Venezuela's Crisis: What's Oil Got To Do With It?

What originally caused the Venezuelan crisis was not oil, nor can oil now be inherently its cure. The cause of Venezuela’s collapse is the stunting of domestic capital accumulation that began with monetary and social policies of the preceding century and whose effects are now fully felt. And it is the same brand of poor economic policies and government spending (albeit not in the same degree) that is sought after and implemented in the U.S. or Europe, where it is touted either as innovative, stimulating, or anti-cyclical.

In 1952, in The Plight of Underdeveloped Nations, Mises was discussing Iran’s plans to nationalize their oil industry and was pointing out the precise—and since unchanged— the hypocrisy of the West in criticizing socialist policies they were themselves implementing at home:

If it is right for the British to nationalize the British coal mines, it cannot be wrong for the Iranians to nationalize the Iranian oil industry. If Mr. Attlee [Labour Party leader and prime minister of England from 1945–1951] were consistent, he would have congratulated the Iranians on their great socialist achievement. But no socialist can be or ever was consistent.

Mises’s further analysis in that essay—quoted below at length—can be used not only to cut through to the heart of the current Venezuelan problems but to lay out the only solution for overcoming the crisis and allow for true prosperity. And as you might have guessed, it does not involve mentioning the large oil reserves at all:

What the underdeveloped nations must do if they sincerely want to eradicate penury and to improve the economic conditions of their destitute masses is to adopt those policies of “rugged individualism” which have created the welfare of Western Europe and the United States. They must resort to laissez faire; they must remove all obstacles fettering the spirit of enterprise and stunting domestic capital accumulation and the inflow of capital from abroad.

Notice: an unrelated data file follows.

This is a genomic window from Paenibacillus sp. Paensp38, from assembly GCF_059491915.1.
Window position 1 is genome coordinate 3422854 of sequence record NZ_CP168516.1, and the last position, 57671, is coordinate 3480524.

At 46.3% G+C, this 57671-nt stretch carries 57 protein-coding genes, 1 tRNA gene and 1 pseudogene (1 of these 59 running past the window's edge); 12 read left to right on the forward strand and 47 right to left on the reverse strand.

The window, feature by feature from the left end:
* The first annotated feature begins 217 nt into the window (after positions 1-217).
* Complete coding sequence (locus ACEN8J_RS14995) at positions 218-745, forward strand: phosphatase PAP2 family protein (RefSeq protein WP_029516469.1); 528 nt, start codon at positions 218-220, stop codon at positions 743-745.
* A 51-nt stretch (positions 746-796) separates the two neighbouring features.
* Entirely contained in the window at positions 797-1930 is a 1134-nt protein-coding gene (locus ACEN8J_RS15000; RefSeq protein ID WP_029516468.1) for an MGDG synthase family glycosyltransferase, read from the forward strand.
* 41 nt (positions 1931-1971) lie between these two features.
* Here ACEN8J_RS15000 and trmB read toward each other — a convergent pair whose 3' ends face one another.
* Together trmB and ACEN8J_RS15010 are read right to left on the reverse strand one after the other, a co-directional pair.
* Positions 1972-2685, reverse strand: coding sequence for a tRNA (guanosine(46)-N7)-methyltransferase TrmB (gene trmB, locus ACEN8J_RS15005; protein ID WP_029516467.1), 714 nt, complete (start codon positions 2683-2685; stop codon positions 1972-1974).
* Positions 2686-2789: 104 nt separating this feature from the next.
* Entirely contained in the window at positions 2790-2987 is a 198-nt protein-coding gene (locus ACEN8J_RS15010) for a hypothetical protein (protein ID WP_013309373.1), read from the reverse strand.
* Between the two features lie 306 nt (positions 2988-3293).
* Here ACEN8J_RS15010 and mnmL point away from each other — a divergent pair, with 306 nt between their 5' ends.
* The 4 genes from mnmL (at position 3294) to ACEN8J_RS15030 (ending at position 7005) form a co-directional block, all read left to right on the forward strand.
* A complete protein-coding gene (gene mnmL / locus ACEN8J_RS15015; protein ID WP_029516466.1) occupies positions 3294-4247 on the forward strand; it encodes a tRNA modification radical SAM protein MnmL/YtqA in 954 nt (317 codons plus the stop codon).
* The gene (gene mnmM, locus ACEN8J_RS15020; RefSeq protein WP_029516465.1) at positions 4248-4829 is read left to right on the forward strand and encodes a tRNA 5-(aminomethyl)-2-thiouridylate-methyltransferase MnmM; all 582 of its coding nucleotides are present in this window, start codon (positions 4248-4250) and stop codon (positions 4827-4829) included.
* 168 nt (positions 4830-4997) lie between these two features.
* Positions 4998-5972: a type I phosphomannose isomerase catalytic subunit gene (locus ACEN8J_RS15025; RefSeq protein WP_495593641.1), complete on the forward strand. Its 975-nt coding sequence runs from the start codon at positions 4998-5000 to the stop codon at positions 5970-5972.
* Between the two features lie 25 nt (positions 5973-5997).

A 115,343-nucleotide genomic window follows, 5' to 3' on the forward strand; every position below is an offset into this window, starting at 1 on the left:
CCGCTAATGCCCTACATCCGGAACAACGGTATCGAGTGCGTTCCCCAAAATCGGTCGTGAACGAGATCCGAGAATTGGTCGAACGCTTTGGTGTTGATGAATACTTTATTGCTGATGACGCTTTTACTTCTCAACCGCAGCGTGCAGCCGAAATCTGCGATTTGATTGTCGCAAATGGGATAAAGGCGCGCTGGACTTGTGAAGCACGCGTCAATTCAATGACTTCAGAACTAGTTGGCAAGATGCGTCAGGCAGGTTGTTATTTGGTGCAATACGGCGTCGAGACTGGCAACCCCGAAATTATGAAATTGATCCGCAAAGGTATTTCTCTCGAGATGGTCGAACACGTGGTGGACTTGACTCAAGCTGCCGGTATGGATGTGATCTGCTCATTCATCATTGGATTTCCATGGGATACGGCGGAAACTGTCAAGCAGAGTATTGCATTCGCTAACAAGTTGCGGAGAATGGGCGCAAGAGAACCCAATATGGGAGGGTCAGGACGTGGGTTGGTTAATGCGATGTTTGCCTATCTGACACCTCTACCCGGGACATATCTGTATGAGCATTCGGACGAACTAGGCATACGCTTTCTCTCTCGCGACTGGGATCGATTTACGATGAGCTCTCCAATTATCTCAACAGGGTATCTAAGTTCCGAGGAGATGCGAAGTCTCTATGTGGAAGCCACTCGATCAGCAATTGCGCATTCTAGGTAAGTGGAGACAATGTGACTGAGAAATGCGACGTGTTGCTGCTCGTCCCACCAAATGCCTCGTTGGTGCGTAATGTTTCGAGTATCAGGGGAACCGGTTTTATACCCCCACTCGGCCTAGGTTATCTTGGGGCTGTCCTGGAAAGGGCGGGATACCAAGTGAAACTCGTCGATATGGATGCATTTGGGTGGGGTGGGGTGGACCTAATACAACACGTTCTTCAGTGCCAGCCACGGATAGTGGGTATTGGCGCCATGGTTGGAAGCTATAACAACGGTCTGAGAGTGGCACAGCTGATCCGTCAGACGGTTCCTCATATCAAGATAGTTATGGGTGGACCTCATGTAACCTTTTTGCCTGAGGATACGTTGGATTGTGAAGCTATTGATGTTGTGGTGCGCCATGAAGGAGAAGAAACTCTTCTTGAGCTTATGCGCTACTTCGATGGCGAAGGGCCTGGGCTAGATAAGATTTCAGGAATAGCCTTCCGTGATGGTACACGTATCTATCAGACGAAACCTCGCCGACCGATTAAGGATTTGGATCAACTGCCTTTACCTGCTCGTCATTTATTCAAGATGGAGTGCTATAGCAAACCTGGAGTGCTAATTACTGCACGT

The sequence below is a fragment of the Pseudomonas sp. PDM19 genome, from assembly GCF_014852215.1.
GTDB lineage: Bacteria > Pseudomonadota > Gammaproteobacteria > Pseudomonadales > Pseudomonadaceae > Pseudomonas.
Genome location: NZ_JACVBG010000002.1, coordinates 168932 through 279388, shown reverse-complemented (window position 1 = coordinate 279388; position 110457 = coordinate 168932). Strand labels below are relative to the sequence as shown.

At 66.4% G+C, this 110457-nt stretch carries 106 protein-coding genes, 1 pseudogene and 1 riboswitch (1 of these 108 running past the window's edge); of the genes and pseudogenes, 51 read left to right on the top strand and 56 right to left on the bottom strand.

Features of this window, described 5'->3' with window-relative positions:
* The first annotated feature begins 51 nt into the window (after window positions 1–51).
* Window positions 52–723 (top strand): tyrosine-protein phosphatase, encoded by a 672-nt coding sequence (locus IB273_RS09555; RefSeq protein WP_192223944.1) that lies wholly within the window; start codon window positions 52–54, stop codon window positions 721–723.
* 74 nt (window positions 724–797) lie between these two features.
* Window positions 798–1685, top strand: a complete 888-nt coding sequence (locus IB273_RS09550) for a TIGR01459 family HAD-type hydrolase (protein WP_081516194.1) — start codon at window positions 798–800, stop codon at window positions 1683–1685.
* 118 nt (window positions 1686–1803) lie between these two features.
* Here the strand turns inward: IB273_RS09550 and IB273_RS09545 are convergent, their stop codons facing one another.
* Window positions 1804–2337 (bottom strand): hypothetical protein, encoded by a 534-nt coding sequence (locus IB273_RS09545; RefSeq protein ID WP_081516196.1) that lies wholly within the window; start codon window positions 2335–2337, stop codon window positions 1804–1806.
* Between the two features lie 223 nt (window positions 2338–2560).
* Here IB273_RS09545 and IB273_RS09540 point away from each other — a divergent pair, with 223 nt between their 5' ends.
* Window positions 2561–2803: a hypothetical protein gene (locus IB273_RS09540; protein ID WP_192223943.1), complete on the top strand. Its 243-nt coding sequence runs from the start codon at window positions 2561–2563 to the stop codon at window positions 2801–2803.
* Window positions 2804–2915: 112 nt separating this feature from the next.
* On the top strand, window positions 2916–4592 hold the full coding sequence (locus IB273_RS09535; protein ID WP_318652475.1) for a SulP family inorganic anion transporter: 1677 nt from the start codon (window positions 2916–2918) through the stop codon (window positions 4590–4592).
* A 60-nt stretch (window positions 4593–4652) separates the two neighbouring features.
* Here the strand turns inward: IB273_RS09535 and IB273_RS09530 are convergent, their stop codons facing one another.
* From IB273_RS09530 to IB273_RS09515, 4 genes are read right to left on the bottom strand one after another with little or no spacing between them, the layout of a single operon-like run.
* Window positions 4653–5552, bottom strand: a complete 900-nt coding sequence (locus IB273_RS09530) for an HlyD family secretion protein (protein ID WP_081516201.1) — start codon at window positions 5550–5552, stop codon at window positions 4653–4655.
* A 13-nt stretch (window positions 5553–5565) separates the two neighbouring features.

But what the governments of these countries are really doing today is just the contrary. Instead of emulating the polices that created the comparative wealth and welfare of the capitalistic nations, they are choosing those contemporary policies of the West which slow down the further accumulation of capital and lay stress on what they consider to be a fairer distribution of wealth and income. Leaving aside the problem whether or not these policies are beneficial to the economically advanced nations, it must be emphasized that they are patently nonsensical when resorted to in the economically backward countries. Where there is very little to be distributed, a policy of an allegedly “fairer” redistribution is of no use at all. […]

The problem of rendering the underdeveloped nations more prosperous cannot be solved by material aid. It is a spiritual and intellectual problem. Prosperity is not simply a matter of capital investment. It is an ideological issue. What the underdeveloped countries need first is the ideology of economic freedom and private enterprise and initiative that makes for the accumulation and maintenance of capital as well as for the employment of the available capital for the best possible and cheapest satisfaction of the most urgent wants of the consumers.

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